Kalingking may not be well-known worldwide, or ven nationwide in the Philippines, but perhaps I could be the first to claim that this snack recipe is a Bicolano original. In fact, it is! The word “kalingking” actually pertains to the pinky part of the human fingers, based on the Tagalog word. The reason why this Bicol sweet is called as it is, is because of its appearance with the way sweet potatoes are sliced or julienned before they are dee-fried until crispy and golden brown.

How Kalingking is prepared is by coating the sweet potato or kamote strips with sweetened, watered gultenous rice flour, placed flat and organized on a piece of banana leaf (banana leaf serves ast its mold), to form a usually oval-shaped, crispy fried dish that is an excellent source for a snack. Some even consume Kalingking for breakfast with hot coffee or cocoa.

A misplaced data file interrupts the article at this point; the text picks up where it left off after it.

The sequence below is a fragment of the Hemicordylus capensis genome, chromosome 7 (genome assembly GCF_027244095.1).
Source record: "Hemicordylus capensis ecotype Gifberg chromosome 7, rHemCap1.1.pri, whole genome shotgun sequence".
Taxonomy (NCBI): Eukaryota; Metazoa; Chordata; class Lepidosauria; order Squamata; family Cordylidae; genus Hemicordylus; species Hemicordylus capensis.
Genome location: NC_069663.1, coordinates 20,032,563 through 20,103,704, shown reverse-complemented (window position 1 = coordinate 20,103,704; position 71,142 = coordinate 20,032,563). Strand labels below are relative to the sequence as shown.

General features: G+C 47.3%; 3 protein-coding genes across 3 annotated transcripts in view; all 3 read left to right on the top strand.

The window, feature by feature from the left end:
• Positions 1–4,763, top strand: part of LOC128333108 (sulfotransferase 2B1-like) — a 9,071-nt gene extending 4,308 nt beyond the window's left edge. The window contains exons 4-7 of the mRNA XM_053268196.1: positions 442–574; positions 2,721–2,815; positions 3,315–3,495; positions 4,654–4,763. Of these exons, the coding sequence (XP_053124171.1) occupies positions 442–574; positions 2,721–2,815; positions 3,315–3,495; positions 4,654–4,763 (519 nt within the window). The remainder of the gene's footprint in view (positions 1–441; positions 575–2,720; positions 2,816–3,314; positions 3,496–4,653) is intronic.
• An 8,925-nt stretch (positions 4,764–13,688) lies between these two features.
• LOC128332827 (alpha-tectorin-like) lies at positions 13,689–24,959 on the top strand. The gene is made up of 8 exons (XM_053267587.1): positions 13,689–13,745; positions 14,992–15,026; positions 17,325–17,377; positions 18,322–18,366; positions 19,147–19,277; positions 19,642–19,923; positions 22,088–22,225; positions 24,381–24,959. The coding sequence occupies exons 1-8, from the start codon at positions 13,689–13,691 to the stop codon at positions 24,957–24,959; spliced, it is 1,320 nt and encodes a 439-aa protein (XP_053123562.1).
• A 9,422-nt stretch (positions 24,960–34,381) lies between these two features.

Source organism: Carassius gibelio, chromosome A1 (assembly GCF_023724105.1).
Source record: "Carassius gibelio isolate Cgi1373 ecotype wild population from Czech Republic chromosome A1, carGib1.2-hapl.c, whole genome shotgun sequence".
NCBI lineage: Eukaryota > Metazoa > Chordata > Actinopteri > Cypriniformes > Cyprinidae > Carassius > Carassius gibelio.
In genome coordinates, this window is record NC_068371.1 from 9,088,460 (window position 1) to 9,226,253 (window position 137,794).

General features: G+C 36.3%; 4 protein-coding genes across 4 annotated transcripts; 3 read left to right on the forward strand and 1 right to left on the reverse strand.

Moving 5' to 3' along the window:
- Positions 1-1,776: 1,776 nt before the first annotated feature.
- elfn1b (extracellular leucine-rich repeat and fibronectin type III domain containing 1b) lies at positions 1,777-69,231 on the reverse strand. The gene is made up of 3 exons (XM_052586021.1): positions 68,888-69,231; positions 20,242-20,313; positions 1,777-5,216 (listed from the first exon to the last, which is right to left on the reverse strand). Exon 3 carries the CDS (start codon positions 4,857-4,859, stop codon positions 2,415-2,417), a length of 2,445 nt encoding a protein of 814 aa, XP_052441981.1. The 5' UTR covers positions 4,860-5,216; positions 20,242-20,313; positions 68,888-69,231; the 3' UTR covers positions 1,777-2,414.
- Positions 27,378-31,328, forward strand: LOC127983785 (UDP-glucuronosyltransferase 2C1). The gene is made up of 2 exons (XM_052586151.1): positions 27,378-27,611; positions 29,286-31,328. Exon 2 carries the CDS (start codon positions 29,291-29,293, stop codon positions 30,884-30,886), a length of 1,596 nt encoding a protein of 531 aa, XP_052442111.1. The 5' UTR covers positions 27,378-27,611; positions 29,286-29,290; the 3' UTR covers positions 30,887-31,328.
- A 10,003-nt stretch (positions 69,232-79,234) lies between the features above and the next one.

Serving Kalingking is not a hard task to prepare. For centuries, it has been one of the Bicol snack favorites often sold by street vendors in the region. Over time, this Filipino sweet is slowly becomes known and soon will be a nationwide or even worlwide street food!

Mark’s Finished Good, Kalingking

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Any type of Philippine sweet potatoes can be used for Kalingking. Millie used the orange kind for hers, while Mark has his with white kamotes of sweet potatoes.

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